(578c) Encapsulation of Nanoscale Hybrid Materials for Innovative CO2 capture: NOHMs and MOFs

Authors: 
Park, A. H. A., Columbia University
Gao, M., Columbia University
Yu, W., Columbia University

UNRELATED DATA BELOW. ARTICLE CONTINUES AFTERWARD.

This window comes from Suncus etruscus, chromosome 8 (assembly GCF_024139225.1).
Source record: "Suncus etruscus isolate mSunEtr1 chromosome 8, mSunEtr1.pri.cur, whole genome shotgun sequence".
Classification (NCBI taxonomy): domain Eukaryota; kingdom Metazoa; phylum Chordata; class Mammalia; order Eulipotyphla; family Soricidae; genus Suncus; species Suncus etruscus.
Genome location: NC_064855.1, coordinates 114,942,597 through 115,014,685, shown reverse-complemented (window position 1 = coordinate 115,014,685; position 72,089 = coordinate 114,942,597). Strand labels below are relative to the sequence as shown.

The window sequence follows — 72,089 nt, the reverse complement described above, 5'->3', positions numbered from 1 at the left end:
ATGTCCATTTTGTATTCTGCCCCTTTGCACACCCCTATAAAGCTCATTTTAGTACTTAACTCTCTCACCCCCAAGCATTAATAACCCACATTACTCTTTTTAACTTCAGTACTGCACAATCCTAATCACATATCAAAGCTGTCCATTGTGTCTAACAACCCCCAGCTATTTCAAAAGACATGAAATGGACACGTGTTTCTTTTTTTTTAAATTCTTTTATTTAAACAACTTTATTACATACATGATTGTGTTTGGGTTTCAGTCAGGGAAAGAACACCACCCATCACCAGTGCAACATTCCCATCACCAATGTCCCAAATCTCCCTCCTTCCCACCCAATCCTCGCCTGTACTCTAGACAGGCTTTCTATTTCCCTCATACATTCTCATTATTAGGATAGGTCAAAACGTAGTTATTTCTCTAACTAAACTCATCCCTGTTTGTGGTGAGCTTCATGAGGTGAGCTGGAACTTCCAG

The ever-increasing anthropogenic CO2 emissions are likely to remain since fossil energy will continue to play an important role in our energy mix in the foreseeable future. Thus, there is an urgent need for efficient carbon capture, utilization and storage (CCUS) technologies. In terms of CO2 capture, there have been significant advancements in materials science and engineering and a number of novel nanoscale hybrid materials such as liquid-like Nanoparticle Organic Hybrid Materials (NOHMs) and Metal-Organic Frameworks (MOFs) have been developed. While their CO2 capture capacity and selectivity are promising, the application of NOHMs and MOFs in gas separation is not straightforward due to their high viscosity and nanoscale size, respectively. Recently, a new solvent delivery method via encapsulation has been proposed to provide large interfacial area for CO2 capture for these viscous fluids. This study showed that NOHMs and other solvents with high viscosity can be successfully encapsulated inside UV-curing polymeric shell which is gas permeable. The CO2 capture rate of the encapsulated solvents were drastically improved compared to bulk fluid. By tuning the fluid flow rates during encapsulated, the thickness of the shell can be controlled and, in some cases, multi core capsules were produced further increasing the interfacial area. This encapsulation technique was also employed to deliver MOFs by replacing the inner fluid with MOFs precursor solutions and in-situ synthesizing MOFs within the droplet.